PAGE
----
BRIEF DESCRIPTION OF THE DRAWINGS

The present invention may be best understood with reference to the accompanying drawings in which:

FIG. 1 is a schematical diagram of a fundamental construction of an NMR diagnostic apparatus;

FIG. 2 schematically shows a fundamental diagram for explaining how to obtain projection data by means of the NMR phenomenon;

FIG. 3 schematically shows a fundamental diagram for explaining how to obtain a scanogram by utilizing a one-dimensional projection image;

FIG. 4 illustrates a basic configuration for explaining an embodiment of the present invention;

FIGS. 5A to 5C are schematic diagrams for explaining the moment of magnetization;

FIG. 6 is an operation waveform diagram of one preferred embodiment according to the invention;

FIG. 7 is an operation waveform diagram of another preferred embodiment according to the invention; and

FIG. 8 schematically shows a block diagram of one preferred embodiment of an NMR diagnostic apparatus according to the invention.

DETAILED DESCRIPTION OF THE PREFERRED EMBODIMENTS

When the spin density distribution of a specific nucleus present in a patient P is given as f(x,y,z), and an RF field (induced by a 90 pulse H1) is applied through transmitter coils 2A and 2B, the motion of the net magnetization M in a region V excited by the 90 pulse, for which a scanogram is taken, is expressed by the following equation if the relaxation times are negligible. It should be noted that the net magnetization M of a sample (e.g., the sliced portion) results from summing the individual magnetization vectors (referred to as "net magnetization M" hereinafter).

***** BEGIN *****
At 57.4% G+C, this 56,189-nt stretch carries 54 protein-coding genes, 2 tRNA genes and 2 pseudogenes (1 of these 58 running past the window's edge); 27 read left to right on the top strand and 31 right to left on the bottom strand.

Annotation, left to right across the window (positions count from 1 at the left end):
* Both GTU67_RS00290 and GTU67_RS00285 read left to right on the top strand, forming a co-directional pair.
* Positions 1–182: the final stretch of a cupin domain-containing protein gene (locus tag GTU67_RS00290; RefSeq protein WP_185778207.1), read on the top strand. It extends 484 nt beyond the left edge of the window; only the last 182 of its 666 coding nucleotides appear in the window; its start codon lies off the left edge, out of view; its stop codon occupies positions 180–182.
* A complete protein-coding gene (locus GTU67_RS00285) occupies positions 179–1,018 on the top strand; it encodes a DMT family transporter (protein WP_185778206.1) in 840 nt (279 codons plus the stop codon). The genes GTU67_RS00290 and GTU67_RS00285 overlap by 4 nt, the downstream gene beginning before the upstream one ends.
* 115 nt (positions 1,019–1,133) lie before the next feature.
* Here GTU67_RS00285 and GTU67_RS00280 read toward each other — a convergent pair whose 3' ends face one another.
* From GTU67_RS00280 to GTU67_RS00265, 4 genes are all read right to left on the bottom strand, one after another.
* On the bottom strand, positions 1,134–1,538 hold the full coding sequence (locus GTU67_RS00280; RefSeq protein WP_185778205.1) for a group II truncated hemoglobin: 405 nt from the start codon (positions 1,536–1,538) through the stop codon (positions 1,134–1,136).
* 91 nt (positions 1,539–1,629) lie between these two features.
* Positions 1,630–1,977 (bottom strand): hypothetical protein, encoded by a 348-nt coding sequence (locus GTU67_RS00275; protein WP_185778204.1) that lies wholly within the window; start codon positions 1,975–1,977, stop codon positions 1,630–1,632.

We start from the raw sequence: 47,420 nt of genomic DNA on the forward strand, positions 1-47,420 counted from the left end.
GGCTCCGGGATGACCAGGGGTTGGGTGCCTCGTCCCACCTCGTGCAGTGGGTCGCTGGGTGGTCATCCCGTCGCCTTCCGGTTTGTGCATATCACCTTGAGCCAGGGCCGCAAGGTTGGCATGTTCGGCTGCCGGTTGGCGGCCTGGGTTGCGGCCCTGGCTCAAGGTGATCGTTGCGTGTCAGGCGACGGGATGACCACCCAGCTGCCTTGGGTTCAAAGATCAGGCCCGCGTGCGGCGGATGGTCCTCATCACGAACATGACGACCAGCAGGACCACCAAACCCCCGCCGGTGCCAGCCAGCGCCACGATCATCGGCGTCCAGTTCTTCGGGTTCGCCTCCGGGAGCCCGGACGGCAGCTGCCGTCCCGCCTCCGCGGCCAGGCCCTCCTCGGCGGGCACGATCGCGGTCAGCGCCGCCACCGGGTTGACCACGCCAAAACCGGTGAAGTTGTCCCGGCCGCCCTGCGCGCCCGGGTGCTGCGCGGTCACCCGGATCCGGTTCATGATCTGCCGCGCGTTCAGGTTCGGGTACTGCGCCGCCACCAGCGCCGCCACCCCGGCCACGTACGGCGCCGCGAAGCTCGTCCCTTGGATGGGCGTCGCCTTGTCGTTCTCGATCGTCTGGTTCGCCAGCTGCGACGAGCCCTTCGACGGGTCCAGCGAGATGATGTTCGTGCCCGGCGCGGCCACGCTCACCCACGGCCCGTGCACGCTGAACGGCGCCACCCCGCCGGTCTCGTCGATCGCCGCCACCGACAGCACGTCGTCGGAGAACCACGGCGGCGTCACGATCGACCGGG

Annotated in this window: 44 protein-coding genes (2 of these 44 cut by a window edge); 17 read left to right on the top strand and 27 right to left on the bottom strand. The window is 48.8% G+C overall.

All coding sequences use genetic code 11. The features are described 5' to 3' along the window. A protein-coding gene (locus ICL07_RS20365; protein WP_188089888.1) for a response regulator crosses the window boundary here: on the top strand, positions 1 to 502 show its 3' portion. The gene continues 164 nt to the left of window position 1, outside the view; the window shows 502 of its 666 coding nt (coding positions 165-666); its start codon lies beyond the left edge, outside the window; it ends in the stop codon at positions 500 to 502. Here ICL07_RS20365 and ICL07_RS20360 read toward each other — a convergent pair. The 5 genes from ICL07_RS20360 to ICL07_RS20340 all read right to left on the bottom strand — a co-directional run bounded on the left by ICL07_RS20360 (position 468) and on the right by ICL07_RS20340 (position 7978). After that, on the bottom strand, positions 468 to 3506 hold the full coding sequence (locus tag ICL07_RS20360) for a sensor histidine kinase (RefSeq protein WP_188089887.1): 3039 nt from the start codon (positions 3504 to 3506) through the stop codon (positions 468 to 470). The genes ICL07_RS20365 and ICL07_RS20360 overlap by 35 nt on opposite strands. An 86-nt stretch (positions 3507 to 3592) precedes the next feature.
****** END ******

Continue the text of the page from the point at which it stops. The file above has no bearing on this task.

M(x,y,z,t)=f(x,y,z) exp (jωt)                        (2)

where M is a complex number representing the net magnetization, and f(x,y,z) which is generally expressed as a vector but is herein represented by a complex number for the sake of simplicity, is a real number representing the nuclear spin density, j is the imaginary unit (=√-1), ω is the angular frequency of the rotating magnetization which is obtained by equation (1) above, and t is time which is represented by a real number.

A gradient magnetic field Gz (t) is applied to the patient P along the z-axis of the steady field, so as to satisfy equation (3): ##EQU1## where γ is the gyromagnetic ratio of the specific nucleus, l is the typical length of the patient P in the longitudinal direction thereof corresponding to the length of the transmitter coils 2A and 2B arranged in the longitudinal direction thereof (see FIG. 4), ξ is any constant indicating an angle (radian) excluding zero, and n is a variable. When Gz (t) is given as a sinusoidal curve gz sin (π/τz)t for n=1, equation (3) can be satisfied by changing the coefficient gz.